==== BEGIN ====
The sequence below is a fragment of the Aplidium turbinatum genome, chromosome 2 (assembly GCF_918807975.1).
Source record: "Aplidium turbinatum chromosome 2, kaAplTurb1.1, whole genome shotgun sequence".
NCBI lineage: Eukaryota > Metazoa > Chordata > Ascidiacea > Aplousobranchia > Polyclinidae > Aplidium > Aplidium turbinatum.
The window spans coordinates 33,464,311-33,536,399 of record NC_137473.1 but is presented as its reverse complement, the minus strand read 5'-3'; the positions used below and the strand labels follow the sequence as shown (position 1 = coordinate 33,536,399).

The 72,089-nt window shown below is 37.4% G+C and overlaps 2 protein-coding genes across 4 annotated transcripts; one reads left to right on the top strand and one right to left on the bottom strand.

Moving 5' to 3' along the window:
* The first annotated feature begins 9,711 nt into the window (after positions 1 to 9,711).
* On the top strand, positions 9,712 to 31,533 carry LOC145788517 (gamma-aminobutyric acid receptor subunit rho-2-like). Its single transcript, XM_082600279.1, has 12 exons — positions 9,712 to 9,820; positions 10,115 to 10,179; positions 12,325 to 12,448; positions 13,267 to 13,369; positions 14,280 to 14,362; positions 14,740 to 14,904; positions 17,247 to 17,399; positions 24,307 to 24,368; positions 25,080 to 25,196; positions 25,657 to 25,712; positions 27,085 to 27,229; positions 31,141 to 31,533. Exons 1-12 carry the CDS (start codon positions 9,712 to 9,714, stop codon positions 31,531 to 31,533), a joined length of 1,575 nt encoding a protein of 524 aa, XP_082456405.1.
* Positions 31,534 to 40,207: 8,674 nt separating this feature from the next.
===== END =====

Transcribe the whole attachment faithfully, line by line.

The sequence below is a fragment of the Aplidium turbinatum genome, chromosome 2 (assembly GCF_918807975.1).
Source record: "Aplidium turbinatum chromosome 2, kaAplTurb1.1, whole genome shotgun sequence".
NCBI lineage: Eukaryota > Metazoa > Chordata > Ascidiacea > Aplousobranchia > Polyclinidae > Aplidium > Aplidium turbinatum.
The window spans coordinates 33,464,311-33,536,399 of record NC_137473.1 but is presented as its reverse complement, the minus strand read 5'-3'; the positions used below and the strand labels follow the sequence as shown (position 1 = coordinate 33,536,399).

The 72,089-nt window shown below is 37.4% G+C and overlaps 2 protein-coding genes across 4 annotated transcripts; one reads left to right on the top strand and one right to left on the bottom strand.

Moving 5' to 3' along the window:
* The first annotated feature begins 9,711 nt into the window (after positions 1 to 9,711).
* On the top strand, positions 9,712 to 31,533 carry LOC145788517 (gamma-aminobutyric acid receptor subunit rho-2-like). Its single transcript, XM_082600279.1, has 12 exons — positions 9,712 to 9,820; positions 10,115 to 10,179; positions 12,325 to 12,448; positions 13,267 to 13,369; positions 14,280 to 14,362; positions 14,740 to 14,904; positions 17,247 to 17,399; positions 24,307 to 24,368; positions 25,080 to 25,196; positions 25,657 to 25,712; positions 27,085 to 27,229; positions 31,141 to 31,533. Exons 1-12 carry the CDS (start codon positions 9,712 to 9,714, stop codon positions 31,531 to 31,533), a joined length of 1,575 nt encoding a protein of 524 aa, XP_082456405.1.
* Positions 31,534 to 40,207: 8,674 nt separating this feature from the next.